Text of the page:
Sending events TO Ocularis differs from getting events FROM the system, and the use-cases are usually quite different too, so this section is split into two parts.
Generally, an event source, sends events to the Event Coordinator (EC). The EC in turn populates the event with information about cameras etc. before relaying the event to any subscribers. Certain types of events are always relayed, regardless of subscription status and schedule. Most other events are filtered, so that only relevant events are received.
Sending events (alarms etc) to Ocularis is based on Microsoft Message Queueing (MSMQ). It’s an extremely robust message delivery system that uses a store-and-forward strategy to ensure that messages reach their intended recipient. Microsoft .NET makes it quite easy to use MSMQ in your own apps. If MSMQ is not available on your platform, we will provide a proxy mechanism based on HTTP(S). In that case, your app is responsible for retransmission.
An event source (an access control system for example), must map the events into one of three abstraction levels: Source, Sensor and Rule. A source simply identifies the origin of all events for a certain instance e.g. an app that monitors a few industrial scales and sends out events is considered a “source”. A sensor is the equivalent of a single scale in the example. It could also be a single camera, or card reader in an access control system. As things happen in regards to a sensor, “rules” are triggered. For example, a scale may offer the following 4 rules : OK, Light, Heavy, Error. A card-reader might offer Valid_Card, Invalid_Card, Read_Error, Tampering, Blocked_Card and so on.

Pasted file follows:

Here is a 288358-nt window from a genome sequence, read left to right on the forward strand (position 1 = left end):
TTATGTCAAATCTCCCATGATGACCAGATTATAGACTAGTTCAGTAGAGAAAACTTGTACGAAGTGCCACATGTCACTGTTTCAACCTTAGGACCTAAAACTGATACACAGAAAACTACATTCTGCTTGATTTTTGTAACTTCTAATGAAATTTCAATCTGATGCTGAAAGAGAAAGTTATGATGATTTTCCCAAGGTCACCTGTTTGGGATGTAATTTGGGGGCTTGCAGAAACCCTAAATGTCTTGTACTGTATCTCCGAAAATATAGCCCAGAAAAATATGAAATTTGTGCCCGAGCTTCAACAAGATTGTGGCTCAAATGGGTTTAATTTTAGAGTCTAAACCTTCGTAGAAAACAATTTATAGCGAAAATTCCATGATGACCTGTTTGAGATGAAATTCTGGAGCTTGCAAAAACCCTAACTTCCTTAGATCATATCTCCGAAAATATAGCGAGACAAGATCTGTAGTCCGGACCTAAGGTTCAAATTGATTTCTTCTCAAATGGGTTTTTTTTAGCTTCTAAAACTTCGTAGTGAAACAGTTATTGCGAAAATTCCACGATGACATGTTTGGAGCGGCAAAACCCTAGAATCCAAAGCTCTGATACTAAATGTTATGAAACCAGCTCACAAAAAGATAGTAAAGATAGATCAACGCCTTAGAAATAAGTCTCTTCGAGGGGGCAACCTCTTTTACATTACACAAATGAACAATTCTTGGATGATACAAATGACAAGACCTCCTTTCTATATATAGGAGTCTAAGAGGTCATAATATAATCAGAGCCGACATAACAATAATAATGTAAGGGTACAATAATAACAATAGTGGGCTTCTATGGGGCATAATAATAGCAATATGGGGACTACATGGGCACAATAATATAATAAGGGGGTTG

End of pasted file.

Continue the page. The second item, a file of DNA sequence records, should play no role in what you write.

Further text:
Receiving events is based on a proprietary delivery system based on TCP/IP that we call OcularisNet (OCNet). OcularisNet’s client implementation has transparent reconnection, so if the connection to the EC is lost, the OCNet will notify you, but automatically reconnect in the background.